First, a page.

A Cork man is attempting to complete a world first in his attempt to raise money for a domestic abuse charity.
Liam Cotter of St Finbarr's AC is in week 10 of a project where he will run 100 miles every week for 12 consecutive weeks.
If that sounds tough as it is, there is more to it. “The Strava Straight Line” is a challenge where you must run the same distance every day - meaning Cotter is embarking on running 15 miles a day, every day for 84 consecutive days, a "relentless" challenge he acknowledges.
Having already completed all the six World Marathon Majors, Cotter had planned to run Chigaco this year - meaning he would only need a second trip to Tokyo to have completed the 'Majors' twice. However, for the Kilmichael native, as with so much that was on the agenda for 2020, Covid put paid to those plans.
With a trip Stateside postponed, the Boston Marathon had to be completed "virtually". With the absence of the traditionally Wesley Scream coming from the local college, Cotter had to settle for 5km loops around his home in Bishopstown.
With the "virtual" marathon done, a new challenge was required.
So Cotter chose something beyond daunting to most - the Strava challenge and 12 straight weeks of running 15 miles a day.
He also set up a Go Fund Me where people can donate to support Mna Feasa, a Cork-based domestic abuse charity.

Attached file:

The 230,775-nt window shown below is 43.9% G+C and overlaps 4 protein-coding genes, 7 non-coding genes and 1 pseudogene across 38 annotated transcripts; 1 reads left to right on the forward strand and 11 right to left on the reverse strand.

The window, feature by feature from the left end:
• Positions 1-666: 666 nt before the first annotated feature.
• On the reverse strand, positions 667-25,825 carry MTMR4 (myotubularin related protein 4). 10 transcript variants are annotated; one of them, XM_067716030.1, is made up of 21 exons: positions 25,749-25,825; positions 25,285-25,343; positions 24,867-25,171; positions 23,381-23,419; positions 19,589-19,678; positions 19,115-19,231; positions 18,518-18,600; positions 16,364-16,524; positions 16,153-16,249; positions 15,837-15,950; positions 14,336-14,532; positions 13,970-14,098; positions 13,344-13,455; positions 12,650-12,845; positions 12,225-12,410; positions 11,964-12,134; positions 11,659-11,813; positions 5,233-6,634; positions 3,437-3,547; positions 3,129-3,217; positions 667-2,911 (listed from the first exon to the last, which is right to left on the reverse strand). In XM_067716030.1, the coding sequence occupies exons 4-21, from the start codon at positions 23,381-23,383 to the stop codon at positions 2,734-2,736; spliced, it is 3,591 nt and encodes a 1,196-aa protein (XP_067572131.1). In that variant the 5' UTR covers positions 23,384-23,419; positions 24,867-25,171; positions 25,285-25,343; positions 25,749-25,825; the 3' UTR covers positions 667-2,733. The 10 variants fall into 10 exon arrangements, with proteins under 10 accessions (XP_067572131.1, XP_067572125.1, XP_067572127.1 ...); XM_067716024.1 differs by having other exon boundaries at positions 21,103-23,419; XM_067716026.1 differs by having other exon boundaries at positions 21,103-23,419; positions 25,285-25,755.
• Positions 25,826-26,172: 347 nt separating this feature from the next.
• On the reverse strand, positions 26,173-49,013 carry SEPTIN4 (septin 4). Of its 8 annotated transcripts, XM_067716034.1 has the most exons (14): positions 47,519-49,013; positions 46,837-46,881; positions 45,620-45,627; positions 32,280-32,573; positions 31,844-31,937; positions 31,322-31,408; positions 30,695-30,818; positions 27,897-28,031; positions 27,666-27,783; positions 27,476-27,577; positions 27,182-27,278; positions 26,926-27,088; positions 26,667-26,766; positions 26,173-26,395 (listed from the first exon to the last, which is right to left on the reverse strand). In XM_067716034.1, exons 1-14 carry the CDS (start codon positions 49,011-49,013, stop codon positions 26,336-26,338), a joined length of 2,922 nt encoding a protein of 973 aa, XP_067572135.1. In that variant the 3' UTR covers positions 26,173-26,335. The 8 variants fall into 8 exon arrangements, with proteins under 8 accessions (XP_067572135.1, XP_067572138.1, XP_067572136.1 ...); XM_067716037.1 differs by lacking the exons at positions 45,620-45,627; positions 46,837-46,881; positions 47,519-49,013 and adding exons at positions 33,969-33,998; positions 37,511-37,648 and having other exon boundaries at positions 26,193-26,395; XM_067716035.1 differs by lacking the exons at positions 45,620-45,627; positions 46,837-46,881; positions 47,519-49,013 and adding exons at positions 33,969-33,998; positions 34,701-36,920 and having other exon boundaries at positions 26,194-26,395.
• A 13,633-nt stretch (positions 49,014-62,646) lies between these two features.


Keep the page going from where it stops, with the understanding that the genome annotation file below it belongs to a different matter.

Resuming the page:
"My wife is passionate about different things and one of the things she is passionate about is fundraising and in particular Mna Feasa is an organisation she has done a huge amount of fundraising for in the past," he said, explaining his choice of charity that he is supporting with the challenge.
However, to get the miles in requires early starts and late evenings.
"I get up in the morning at 5.30 and I run about seven miles and in the evening time, I run another about eight-to-10 miles."
Having run all the Majors in under 2hrs 50mins, keeping pace is something Cotter, who works for the Kerry Group in Charleville (when offices are open), is well able to do.
"I like to run at a competitive pace as well, I don't really go for slow running," he says.
"Of all the runners in the world the people who have ran the big six, I placed 27th from a cumulative time perspective.
"To be honest, I wouldn't regard myself as an elite runner but I would be good to train."